Updated: Apr 14
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Remember the popular TV series “Scam 1992”? Well who would’ve thought that Maheswari from this series was based on veteran investor Radhakishan Damani. He became India's retail king after the March 2017 IPO of his supermarket chain DMart. Let’s briefly understand the industry before we get into DMart.
India’s retail sector is experiencing exponential growth and is expected to reach USD 1.5 trillion by 2030. Organized Retail only forms 12% of that, but it has expanded by approximately 50% in the last decade.
DMart is a prominent player in organized grocery retail market. DMart focuses on the value segment following Walmart’s philosophy of Every Day Low Price for customers. Business is expected to grow 20-25% in next 4-5 years driven by higher share of organized sector and higher disposable income.
DMart has competitive advantages like their experienced management team, better procurement prices, cluster based approach and superior unit economics. DMart has a solid business going with industry-high profit margins and ROE north of 15%. But, what about competition?
DMart is facing severe competition from well capitalized giants like Flipkart, Amazon, Reliance Retail and Tata. They have significantly strengthened their investments in supply chain, fulfillment capabilities and pricing/selection. Well, India’s organized retail market may be able to sustain 2 or 3 national players, with others being regional players. The competition is expected to be brutal.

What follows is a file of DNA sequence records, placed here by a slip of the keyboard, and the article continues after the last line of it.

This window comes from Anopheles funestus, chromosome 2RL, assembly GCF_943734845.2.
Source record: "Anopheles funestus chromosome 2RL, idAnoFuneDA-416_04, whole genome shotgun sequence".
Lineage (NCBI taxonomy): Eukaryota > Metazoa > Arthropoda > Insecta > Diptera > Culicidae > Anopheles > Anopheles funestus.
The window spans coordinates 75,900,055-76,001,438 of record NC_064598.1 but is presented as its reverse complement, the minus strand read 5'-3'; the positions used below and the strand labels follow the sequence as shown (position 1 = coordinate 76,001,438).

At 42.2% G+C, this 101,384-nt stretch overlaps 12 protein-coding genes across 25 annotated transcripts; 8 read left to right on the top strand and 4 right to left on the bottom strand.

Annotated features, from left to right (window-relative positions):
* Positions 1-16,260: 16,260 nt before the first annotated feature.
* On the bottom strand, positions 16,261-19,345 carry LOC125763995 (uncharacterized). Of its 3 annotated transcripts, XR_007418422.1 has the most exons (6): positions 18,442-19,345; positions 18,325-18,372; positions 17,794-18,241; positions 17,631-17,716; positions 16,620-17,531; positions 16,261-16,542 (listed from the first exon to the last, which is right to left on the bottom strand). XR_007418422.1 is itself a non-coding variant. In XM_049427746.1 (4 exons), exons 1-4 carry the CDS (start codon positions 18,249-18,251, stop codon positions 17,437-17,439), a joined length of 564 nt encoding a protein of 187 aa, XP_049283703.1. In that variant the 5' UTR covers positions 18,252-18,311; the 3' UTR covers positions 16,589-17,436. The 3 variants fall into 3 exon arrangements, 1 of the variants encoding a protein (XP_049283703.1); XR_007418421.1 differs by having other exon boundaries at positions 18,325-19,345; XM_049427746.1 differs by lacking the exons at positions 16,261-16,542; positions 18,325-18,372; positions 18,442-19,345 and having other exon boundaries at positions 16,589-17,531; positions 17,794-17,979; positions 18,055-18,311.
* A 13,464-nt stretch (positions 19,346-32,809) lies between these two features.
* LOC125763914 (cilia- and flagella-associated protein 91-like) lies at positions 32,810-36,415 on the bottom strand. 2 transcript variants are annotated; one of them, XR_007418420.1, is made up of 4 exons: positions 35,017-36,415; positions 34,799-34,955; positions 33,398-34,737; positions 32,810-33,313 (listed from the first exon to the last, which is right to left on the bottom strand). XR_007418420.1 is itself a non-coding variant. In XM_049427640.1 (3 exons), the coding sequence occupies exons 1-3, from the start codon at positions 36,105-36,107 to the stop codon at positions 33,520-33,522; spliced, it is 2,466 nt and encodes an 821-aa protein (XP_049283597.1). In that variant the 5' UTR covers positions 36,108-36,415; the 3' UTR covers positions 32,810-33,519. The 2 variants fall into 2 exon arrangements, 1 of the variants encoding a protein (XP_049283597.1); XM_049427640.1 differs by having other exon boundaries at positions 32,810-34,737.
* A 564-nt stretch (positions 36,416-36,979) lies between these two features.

What are our views on company valuations?
DMart currently trades at an EV to EBITDA ratio of approximately 130 times and PE ratio of approximately 230 times. Now that’s super rich!
Comparable PEG ratio for US giants like Amazon, Walmart and Costco vary between 3 to 4 times. Using similar PEG ratio, the PE for DMart comes to approximately 70 times, compared to the current valuation of 230 times. So, the fair value using this ratio is less than 1/3rd of the current price.
Factor not considered in this price is high competitive pressures expected in the industry. It may not be the case that the share price comes down up to the fair value due to a concentrated shareholding pattern. But the stock could have a time correction over a long period till the fundamentals catch up with the elevated share price. What are the risks to the investment analysis?
Risks to the analysis are:
High liquidity in the stock market can push the price higher in short term
Acquisition by a large player like Walmart – to jumpstart their offline growth in India. However, the probability of this happening is quiet low.
Would you invest in DMart?
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